Is enough being done in our region to tackle the balance of social housing?

11 November 2019

Paul Jeater

Paul Jeater says:

We should all have a safe, affordable, secure and warm place to call home. Unfortunately, the housing market has failed to provide secure & affordable homes for many people. It is a classic case of market failure.

The problem stems from a change in culture whereby houses have been seen as investments rather than homes. Since the 1980s the stock of public sector housing has been allowed to dwindle as council owned homes have been sold off and tragically not replaced. The dogmatic adherence to ideology  by both Conservative and New Labour governments, benefitted a new generation of property speculators while creating a whole generation of young people unable to afford to get on the bottom rung of the so-called housing ladder.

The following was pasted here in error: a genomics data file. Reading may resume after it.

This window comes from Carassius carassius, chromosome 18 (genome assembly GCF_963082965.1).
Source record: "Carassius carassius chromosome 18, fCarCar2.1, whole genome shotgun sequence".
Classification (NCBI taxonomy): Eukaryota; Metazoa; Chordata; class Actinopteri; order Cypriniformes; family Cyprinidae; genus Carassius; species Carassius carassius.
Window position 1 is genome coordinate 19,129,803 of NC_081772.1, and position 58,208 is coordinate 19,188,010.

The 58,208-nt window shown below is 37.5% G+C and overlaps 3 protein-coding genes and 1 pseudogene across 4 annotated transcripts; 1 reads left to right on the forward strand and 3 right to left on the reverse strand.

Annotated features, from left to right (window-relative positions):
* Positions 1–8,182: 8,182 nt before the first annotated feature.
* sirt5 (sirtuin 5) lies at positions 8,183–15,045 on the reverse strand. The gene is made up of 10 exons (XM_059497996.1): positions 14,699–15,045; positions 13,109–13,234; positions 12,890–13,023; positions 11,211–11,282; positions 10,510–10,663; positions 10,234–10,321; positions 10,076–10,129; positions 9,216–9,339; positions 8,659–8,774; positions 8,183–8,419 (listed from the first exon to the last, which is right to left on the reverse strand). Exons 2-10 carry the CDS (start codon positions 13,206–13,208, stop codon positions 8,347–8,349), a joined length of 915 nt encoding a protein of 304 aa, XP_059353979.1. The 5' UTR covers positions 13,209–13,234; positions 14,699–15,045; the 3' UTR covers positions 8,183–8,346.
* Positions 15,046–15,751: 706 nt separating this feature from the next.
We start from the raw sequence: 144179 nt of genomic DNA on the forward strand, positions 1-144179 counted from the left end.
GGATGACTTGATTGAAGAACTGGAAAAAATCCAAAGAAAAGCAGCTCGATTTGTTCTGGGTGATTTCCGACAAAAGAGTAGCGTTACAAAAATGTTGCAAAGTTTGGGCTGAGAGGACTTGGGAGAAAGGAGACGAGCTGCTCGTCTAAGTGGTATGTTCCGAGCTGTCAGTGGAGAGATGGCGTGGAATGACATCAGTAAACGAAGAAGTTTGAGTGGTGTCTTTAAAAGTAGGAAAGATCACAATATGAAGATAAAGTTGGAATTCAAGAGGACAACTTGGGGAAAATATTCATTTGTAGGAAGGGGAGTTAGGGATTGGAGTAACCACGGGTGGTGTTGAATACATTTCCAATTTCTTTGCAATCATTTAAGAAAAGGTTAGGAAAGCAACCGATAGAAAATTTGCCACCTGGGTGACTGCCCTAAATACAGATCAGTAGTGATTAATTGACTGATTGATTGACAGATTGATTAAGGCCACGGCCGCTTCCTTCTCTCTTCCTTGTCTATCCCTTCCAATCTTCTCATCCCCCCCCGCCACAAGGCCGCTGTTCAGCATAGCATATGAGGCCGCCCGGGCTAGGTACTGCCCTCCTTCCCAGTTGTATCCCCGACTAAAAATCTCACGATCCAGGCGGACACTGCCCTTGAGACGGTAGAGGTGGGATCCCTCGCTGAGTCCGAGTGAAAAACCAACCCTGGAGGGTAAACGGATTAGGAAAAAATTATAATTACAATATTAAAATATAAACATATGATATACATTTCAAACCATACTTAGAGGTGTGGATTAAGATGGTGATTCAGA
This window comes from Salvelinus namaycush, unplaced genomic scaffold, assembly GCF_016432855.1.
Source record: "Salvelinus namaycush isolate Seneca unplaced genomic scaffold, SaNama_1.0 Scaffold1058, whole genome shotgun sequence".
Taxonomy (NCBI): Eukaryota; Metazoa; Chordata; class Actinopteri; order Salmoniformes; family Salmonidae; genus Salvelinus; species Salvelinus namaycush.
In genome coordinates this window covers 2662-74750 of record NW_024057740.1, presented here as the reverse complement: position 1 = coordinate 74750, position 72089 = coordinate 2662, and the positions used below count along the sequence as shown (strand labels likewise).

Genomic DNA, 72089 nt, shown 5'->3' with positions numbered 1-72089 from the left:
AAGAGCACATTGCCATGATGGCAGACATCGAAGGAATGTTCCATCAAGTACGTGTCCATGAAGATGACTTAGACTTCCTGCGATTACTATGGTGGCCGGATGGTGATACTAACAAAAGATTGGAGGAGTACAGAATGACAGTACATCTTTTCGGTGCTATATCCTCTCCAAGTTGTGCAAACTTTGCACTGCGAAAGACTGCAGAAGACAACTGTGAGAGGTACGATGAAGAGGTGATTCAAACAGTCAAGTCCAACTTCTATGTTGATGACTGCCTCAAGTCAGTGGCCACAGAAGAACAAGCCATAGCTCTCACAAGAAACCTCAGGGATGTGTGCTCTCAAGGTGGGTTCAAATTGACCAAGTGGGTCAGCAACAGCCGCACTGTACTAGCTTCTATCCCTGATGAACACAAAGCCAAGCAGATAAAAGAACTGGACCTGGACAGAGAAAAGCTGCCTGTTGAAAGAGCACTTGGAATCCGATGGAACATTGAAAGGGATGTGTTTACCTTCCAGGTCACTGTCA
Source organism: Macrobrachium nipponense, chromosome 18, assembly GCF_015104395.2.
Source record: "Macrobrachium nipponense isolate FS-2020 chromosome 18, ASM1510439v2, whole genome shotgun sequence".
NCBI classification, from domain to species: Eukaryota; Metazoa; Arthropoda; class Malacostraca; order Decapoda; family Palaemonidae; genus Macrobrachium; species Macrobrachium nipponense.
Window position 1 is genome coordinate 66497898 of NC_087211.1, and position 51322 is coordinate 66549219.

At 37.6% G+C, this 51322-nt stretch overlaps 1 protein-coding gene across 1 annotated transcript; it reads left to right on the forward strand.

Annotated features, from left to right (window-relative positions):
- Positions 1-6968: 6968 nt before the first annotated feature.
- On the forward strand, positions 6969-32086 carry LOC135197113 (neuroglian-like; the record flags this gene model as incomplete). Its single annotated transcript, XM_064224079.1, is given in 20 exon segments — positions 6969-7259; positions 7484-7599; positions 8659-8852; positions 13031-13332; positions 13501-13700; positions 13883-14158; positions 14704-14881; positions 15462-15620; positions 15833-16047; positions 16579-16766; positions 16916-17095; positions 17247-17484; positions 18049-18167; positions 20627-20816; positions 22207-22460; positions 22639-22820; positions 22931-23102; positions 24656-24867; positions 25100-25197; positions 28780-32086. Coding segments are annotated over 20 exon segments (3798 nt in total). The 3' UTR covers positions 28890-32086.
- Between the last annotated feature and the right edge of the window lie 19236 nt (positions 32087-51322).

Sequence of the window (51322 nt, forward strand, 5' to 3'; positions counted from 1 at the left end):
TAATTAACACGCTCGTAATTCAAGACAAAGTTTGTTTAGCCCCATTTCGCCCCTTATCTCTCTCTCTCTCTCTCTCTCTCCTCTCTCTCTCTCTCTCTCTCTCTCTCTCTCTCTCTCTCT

Brentwood Council are being asked to build in excess of 7,500 homes in the next twenty years. That’s approximately 380 new homes each year, but how many of those will be available at rents that are affordable with long tenancies, that allow the security necessary to build a life in a community?

Homes are being built but they are anything but affordable. In my village new two-bedroom apartments are being marketed at £525,000. All you need is a £52,000 deposit and the ability to pay a monthly mortgage of £2469. What chance do local young people have of staying in their local area, at these prices?

We need to make social housing available on brown field sites across the UK and bring the housing market under control. The priority is not to build more ‘executive homes’ but instead to build affordable, zero carbon rated homes for rent that are available to those stuck in private rented accommodation with little or no hope of living in the type of home that their parents’ generation took for granted.

This article was originally published in the Essex Chronicle

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